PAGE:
The first time Emily Whitted, ’16, picked up knitting needles, she was 10, maybe 11 years old, and almost immediately stumbling, struggling, and dropping stitches. But she pushed through on her own, finding her rhythm and finishing her first project — a navy blue scarf and hat she gave to her dad for Christmas.
Only then did she finally notice the instructions that came with the kit she’d bought at a local craft store; they were written for right-handers, and she’s a lefty. But it didn’t matter; by that time, she was hooked.
Knitters, like all communities, contain subcultures, but the general public’s perception of them as happily domesticated women at home in 1950s advertising is as anachronistic as the patriarchal culture that spawned it. Three waves of feminism have seen changing perceptions of domestic handicrafts. From an initial rejection, many feminists have come full circle, embracing knitting while redefining and pushing it in new directions.
“Women are realizing just how much knitting and crochet and needlework can be a commentary on the very things they’re trying to accomplish,” Whitted says, who took up the study of knitting’s social contexts at Richmond. “Feminism now has a much more global lens. It’s understanding how the economy works, how certain groups of people can be exploited in the fashion industry, the use of cheap materials, and what sizes are sold in certain stores.”
One of the most visible voices in the modern craft is Vogue Knitting, which offers modern styles, textures, and colors that are right at home on Etsy and Pinterest. It was that perspective that drew Whitted as her skills developed and she launched her own custom knitwear business, Knit Whitted, as a high school student.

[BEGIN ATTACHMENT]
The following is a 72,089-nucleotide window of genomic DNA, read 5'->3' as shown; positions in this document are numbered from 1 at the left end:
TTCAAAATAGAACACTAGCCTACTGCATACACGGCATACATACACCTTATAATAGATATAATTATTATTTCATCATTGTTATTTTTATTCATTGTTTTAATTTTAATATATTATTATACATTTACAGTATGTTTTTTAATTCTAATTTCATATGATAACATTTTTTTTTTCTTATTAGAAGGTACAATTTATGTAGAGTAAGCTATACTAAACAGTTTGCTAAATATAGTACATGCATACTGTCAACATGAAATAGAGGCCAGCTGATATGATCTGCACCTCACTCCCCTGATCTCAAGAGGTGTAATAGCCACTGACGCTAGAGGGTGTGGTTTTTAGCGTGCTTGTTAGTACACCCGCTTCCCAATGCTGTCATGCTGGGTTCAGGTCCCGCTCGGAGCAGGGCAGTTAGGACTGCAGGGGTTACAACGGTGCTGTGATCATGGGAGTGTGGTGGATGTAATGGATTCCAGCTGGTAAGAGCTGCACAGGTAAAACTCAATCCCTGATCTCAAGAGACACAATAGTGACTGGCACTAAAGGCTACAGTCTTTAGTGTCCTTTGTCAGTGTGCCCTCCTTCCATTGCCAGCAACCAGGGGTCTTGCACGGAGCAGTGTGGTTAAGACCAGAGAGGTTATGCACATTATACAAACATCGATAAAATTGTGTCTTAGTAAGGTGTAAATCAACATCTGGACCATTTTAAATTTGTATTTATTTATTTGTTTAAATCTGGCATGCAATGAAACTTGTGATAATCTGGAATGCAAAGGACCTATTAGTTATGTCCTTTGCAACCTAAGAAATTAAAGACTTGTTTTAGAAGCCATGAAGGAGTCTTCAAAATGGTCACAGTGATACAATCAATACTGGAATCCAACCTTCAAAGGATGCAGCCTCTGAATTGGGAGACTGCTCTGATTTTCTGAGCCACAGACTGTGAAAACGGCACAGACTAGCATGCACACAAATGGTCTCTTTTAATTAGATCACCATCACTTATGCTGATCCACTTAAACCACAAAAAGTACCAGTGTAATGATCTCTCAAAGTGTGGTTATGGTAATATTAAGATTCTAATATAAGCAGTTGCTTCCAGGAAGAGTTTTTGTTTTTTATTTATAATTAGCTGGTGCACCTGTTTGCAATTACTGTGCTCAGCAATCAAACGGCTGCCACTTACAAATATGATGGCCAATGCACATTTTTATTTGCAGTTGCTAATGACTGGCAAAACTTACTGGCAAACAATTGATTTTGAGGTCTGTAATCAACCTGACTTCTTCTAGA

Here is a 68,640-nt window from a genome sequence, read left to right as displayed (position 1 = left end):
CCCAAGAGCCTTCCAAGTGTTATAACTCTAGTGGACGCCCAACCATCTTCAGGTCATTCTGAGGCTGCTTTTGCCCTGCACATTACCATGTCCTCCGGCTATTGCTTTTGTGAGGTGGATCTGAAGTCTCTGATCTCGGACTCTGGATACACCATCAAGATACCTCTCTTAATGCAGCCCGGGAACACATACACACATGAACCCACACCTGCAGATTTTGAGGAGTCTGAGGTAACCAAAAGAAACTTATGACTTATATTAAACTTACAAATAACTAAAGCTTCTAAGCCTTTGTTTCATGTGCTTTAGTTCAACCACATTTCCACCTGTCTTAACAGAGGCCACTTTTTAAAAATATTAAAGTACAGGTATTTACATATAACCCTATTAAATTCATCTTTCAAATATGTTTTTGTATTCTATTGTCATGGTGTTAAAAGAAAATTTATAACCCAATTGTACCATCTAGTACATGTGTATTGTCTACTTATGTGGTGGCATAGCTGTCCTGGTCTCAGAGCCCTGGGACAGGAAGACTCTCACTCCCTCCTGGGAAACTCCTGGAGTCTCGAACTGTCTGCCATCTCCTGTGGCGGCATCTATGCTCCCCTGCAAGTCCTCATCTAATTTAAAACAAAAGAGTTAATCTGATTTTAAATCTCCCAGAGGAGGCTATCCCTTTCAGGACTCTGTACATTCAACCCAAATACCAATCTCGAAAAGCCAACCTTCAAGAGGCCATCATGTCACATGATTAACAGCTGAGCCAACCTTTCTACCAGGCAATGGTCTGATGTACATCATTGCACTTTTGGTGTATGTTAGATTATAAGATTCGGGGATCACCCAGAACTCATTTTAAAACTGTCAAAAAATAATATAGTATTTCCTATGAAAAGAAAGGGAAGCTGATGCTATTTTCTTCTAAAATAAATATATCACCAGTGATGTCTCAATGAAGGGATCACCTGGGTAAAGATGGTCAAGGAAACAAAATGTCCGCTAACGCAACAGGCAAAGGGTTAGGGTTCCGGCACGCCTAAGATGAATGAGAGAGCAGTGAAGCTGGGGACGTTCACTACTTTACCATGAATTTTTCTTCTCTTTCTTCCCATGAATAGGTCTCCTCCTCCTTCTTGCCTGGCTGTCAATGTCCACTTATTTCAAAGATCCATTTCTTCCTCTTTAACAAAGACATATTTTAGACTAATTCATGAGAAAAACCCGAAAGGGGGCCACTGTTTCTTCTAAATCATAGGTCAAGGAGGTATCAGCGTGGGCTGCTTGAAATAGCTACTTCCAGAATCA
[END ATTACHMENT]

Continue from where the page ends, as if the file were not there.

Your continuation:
Still, if you have trouble picturing Whitted as an 18-year-old, first-year student sitting in D-hall knitting, you’re in good company. She didn’t see it either. Her needles were a hobby, a side business, and she packed them away when she got to Richmond.
But as freshman year struggles began to extend into her sophomore year, she found a helpful mentor in Scott Johnson, her professor in Stories of Work, Life, and Fulfillment — a Sophomore Scholars in Residence program that prompts students to think differently about the lives they want to live.
“He asked what I like to do, and I started to talk about knitting,” she says. “He said, ‘That’s the thing you talk about with more passion and interest than anything else. You should really consider that.’”
“People follow their passions all the time, but I think mine gets stereotyped for being something that grandmothers do. I just needed a push, someone to say, ‘That’s not silly.’”
The conversation led Whitted to explore product design and craftivism — and to apply for an internship with Vogue Knitting. She’s spending her summer at the magazine’s New York City headquarters assisting with readership surveys, product styling and photo shoots, testing patterns, and even contributing her own designs.
She’s not sure where it all will lead, but with each new opportunity, she adds another stitch, and another row, and starts to see patterns coming to light.
“I feel like I’m in the best place because I have so many things I could possibly do,” she says. “But throughout all of these, fiber arts is really grounding me. I may just try out all of them because I’m young and there’s no rule that says I have to stay in a certain field.”
Watch Whitted talk more about knitting in this video produced by SSIR classmate Thomas Davant, '16.